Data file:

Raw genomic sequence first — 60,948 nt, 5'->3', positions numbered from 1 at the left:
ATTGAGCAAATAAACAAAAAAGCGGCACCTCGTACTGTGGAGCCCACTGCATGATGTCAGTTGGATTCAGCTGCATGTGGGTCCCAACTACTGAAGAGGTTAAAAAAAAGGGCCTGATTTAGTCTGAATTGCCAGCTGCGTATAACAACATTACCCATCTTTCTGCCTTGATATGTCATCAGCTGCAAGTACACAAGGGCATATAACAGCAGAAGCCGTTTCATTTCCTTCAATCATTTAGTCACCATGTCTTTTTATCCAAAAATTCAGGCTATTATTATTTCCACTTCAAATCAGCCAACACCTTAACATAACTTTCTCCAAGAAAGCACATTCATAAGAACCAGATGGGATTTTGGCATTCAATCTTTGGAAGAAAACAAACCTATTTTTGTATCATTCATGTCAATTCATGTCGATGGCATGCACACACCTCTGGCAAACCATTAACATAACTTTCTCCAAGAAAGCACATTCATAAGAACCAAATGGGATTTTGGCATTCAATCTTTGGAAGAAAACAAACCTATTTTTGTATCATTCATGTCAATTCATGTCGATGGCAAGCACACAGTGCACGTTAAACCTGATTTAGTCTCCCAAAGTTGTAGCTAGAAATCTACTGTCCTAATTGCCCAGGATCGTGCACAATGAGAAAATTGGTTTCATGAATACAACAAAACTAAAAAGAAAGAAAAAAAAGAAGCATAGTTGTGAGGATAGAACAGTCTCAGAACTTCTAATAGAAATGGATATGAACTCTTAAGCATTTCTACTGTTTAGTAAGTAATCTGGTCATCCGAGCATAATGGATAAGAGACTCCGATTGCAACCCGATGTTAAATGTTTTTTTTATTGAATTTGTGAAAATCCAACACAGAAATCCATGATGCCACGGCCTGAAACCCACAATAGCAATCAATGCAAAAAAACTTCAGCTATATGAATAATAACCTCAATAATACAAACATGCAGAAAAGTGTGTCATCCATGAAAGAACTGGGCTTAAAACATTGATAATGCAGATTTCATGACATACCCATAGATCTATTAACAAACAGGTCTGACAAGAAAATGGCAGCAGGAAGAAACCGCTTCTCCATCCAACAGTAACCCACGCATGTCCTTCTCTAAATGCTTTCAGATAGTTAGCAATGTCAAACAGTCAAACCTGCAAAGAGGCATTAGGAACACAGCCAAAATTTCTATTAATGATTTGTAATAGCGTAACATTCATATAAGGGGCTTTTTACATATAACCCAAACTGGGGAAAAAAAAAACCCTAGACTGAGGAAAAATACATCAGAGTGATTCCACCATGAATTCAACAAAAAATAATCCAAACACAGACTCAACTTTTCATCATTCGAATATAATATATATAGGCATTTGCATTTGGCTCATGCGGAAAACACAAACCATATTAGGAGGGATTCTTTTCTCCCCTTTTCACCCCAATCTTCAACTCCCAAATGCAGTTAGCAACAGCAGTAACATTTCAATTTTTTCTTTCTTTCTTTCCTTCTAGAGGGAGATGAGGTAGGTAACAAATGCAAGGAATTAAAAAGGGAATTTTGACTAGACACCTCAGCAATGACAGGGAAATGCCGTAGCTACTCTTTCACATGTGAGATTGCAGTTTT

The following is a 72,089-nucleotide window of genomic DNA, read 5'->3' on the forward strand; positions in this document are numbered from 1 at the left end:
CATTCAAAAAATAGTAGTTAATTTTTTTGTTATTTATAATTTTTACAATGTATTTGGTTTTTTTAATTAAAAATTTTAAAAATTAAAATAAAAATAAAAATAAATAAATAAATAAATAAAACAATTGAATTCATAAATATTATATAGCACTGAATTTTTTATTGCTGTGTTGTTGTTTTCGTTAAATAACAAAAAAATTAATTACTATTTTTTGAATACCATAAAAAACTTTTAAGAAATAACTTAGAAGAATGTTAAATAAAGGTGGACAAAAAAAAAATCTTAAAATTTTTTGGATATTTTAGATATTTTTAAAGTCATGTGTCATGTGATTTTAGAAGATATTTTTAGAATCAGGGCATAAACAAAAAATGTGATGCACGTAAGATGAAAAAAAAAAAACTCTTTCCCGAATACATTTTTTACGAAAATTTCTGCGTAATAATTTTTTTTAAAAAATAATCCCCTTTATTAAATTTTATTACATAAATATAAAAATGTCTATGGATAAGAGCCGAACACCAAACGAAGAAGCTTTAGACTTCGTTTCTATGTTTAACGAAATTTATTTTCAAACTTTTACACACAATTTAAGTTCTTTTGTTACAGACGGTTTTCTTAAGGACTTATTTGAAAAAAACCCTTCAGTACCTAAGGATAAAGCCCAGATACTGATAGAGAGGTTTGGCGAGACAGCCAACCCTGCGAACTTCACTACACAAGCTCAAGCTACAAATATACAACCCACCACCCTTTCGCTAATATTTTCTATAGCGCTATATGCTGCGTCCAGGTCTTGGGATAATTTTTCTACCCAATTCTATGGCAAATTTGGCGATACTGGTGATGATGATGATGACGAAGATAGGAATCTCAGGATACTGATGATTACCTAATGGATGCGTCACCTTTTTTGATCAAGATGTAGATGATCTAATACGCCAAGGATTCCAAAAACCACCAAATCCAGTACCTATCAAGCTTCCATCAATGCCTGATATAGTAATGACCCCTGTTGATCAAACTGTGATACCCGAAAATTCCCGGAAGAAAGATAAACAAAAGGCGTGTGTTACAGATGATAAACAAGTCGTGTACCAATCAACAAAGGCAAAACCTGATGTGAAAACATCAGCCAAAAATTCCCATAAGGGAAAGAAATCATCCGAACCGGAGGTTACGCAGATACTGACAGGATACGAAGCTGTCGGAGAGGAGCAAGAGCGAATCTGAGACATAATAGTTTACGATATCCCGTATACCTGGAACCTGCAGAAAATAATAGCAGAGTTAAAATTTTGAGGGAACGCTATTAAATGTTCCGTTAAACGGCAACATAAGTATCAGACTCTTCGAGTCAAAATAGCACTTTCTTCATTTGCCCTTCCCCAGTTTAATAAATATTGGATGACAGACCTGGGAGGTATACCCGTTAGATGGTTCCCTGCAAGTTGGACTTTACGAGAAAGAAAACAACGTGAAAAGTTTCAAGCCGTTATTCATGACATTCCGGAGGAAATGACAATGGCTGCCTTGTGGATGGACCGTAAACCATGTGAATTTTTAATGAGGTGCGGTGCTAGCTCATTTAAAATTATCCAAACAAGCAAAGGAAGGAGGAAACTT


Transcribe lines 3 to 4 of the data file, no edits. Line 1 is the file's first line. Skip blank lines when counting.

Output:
The following is a 72,089-nucleotide window of genomic DNA, read 5'->3' on the forward strand; positions in this document are numbered from 1 at the left end:
CATTCAAAAAATAGTAGTTAATTTTTTTGTTATTTATAATTTTTACAATGTATTTGGTTTTTTTAATTAAAAATTTTAAAAATTAAAATAAAAATAAAAATAAATAAATAAATAAATAAAACAATTGAATTCATAAATATTATATAGCACTGAATTTTTTATTGCTGTGTTGTTGTTTTCGTTAAATAACAAAAAAATTAATTACTATTTTTTGAATACCATAAAAAACTTTTAAGAAATAACTTAGAAGAATGTTAAATAAAGGTGGACAAAAAAAAAATCTTAAAATTTTTTGGATATTTTAGATATTTTTAAAGTCATGTGTCATGTGATTTTAGAAGATATTTTTAGAATCAGGGCATAAACAAAAAATGTGATGCACGTAAGATGAAAAAAAAAAAACTCTTTCCCGAATACATTTTTTACGAAAATTTCTGCGTAATAATTTTTTTTAAAAAATAATCCCCTTTATTAAATTTTATTACATAAATATAAAAATGTCTATGGATAAGAGCCGAACACCAAACGAAGAAGCTTTAGACTTCGTTTCTATGTTTAACGAAATTTATTTTCAAACTTTTACACACAATTTAAGTTCTTTTGTTACAGACGGTTTTCTTAAGGACTTATTTGAAAAAAACCCTTCAGTACCTAAGGATAAAGCCCAGATACTGATAGAGAGGTTTGGCGAGACAGCCAACCCTGCGAACTTCACTACACAAGCTCAAGCTACAAATATACAACCCACCACCCTTTCGCTAATATTTTCTATAGCGCTATATGCTGCGTCCAGGTCTTGGGATAATTTTTCTACCCAATTCTATGGCAAATTTGGCGATACTGGTGATGATGATGATGACGAAGATAGGAATCTCAGGATACTGATGATTACCTAATGGATGCGTCACCTTTTTTGATCAAGATGTAGATGATCTAATACGCCAAGGATTCCAAAAACCACCAAATCCAGTACCTATCAAGCTTCCATCAATGCCTGATATAGTAATGACCCCTGTTGATCAAACTGTGATACCCGAAAATTCCCGGAAGAAAGATAAACAAAAGGCGTGTGTTACAGATGATAAACAAGTCGTGTACCAATCAACAAAGGCAAAACCTGATGTGAAAACATCAGCCAAAAATTCCCATAAGGGAAAGAAATCATCCGAACCGGAGGTTACGCAGATACTGACAGGATACGAAGCTGTCGGAGAGGAGCAAGAGCGAATCTGAGACATAATAGTTTACGATATCCCGTATACCTGGAACCTGCAGAAAATAATAGCAGAGTTAAAATTTTGAGGGAACGCTATTAAATGTTCCGTTAAACGGCAACATAAGTATCAGACTCTTCGAGTCAAAATAGCACTTTCTTCATTTGCCCTTCCCCAGTTTAATAAATATTGGATGACAGACCTGGGAGGTATACCCGTTAGATGGTTCCCTGCAAGTTGGACTTTACGAGAAAGAAAACAACGTGAAAAGTTTCAAGCCGTTATTCATGACATTCCGGAGGAAATGACAATGGCTGCCTTGTGGATGGACCGTAAACCATGTGAATTTTTAATGAGGTGCGGTGCTAGCTCATTTAAAATTATCCAAACAAGCAAAGGAAGGAGGAAACTT